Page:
(InternationalLiving) A room with kitchenette at the Boquete Garden Inn will cost you $109 a night during the low season
I’m in the town of Boquete, in Panama’s luscious green highlands. The crowds that were here for the November holidays (Nov. 3-5) have dispersed, and those of us who remain find that Boquete is a very quiet place indeed.
This may well be the most relaxing day I’ve had in a long time…the low-stress environment and low costs have put me at ease.
I started my morning with a free breakfast—cereal, coffee, toast and fruit are included in my stay at Boquete Garden Inn, where a room with kitchenette will run you $109 a night during the low season. The inn is actually a cluster of cottages, surrounded by flower-filled gardens and bordered by a small river.
Later, at a roadside stall in the neighborhood of Los Naranjos, I just had to stop for strawberries and natilla—a thick, syrupy cream that tastes to me like melted cheesecake. For $2 the pudgy lady behind the counter will pile a generous cup high with good, fresh strawberries. It felt like I was eating a McDonald’s sundae with zero guilt!
The strawberries—and blackberries and raspberries—are among my favorite things about this region. Temperatures are typically in the mid- to high 70s, so the berries are always in season. It seems to me Boquete is the perfect place to indulge…I am tempted by fresh, bright vegetables, new cafes and restaurants, made-to-order juice and smoothies everywhere I go.
At a stall I found outside the town center, I stopped to ogle the produce: sweet Boquete oranges, four for $0.25; fresh cucumber and chayote, a local green squash, were just $0.35 a pound; and the ripe Roma tomatoes were actually red…and just $0.90 a pound. But with meals being so cheap, I was too lazy to chop vegetables for my lunch.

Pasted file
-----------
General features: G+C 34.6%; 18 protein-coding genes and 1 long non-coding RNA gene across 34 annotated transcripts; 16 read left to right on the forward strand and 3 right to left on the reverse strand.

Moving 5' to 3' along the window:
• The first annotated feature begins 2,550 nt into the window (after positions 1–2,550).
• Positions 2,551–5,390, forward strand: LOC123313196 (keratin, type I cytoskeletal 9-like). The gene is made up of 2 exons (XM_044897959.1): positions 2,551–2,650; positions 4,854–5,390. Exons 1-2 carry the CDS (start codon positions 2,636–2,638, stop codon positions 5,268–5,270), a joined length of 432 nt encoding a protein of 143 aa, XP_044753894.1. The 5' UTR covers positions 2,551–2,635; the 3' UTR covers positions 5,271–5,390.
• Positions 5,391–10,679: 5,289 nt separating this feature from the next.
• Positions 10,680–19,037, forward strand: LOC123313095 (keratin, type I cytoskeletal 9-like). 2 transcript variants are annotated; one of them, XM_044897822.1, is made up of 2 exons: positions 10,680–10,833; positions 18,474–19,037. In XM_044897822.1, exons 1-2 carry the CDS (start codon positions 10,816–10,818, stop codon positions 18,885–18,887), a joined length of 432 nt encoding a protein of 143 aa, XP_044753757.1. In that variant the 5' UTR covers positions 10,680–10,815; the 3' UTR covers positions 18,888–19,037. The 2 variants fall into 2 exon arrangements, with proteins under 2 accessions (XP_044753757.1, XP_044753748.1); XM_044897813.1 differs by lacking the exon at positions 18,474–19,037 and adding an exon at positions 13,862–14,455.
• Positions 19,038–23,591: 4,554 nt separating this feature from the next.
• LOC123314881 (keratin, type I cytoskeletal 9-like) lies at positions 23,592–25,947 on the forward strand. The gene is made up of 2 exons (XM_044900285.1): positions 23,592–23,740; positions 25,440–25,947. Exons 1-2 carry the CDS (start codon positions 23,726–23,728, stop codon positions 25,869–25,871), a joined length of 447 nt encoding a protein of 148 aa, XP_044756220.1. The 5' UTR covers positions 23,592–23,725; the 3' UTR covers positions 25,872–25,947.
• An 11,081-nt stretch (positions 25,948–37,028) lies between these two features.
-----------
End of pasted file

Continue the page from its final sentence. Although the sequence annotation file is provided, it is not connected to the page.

Noontime found me at a new Israeli café called Tammy’s, where a huge falafel sandwich, with homemade falafel and pita bread was just $5 (my friend went for a quarter of a chicken for $2.75). We each had a cerveza—at $1 a pop, how can you refuse? And the restaurant was pleasant; Indian mirrored cushions adorned plush sofas and in one corner, a stage (complete with instruments) awaited the evening band.
A sign at the bar advertised buckets o’ beer, six brewskis for $5! Another informed me about “open mic” nights with drink specials on Thursdays.
Full and content, I headed back to my little suite for a nap (Boquete is just that kind of place) and then for a free glass of wine at the hotel “social hour.” Hosts Susan and Jason were friendly and outgoing, gabbing about restaurants, outdoor activities and life in Boquete.
The other guests were American, Panamanian and European. Our drinks were served at the hotel bar, a large gazebo with twinkling lights strung under the eaves. It was the perfect ambience and a great opportunity to share stories and information. (To my utter astonishment, a fellow guest produced an article I’d written on places to meet expats in Panama City. “We’re heading there next,” she said).
As the bartender jokingly strobed the lights and yelled “last call,” we dispersed, some to dinner, others to a wild bar called Zanzibar. I joined the latter group and realized the place was wild because of its décor, not because of the crowd (or lack of one, on a Monday night).
The bar was decked with real African furniture and artifacts. Everything was lovingly picked out, from the chairs and tables (shaped like wizened men), to the carved wooden lamps, to the collection of narguiles or hookahs in the corner. It was the perfect place to sit and chat while we decided where to have dinner. As we asked for the check ($6 for the four of us), we still weren’t certain where we’d go. Heading out into the cool windy night, I wasn’t concerned. Boquete is just that kind of place…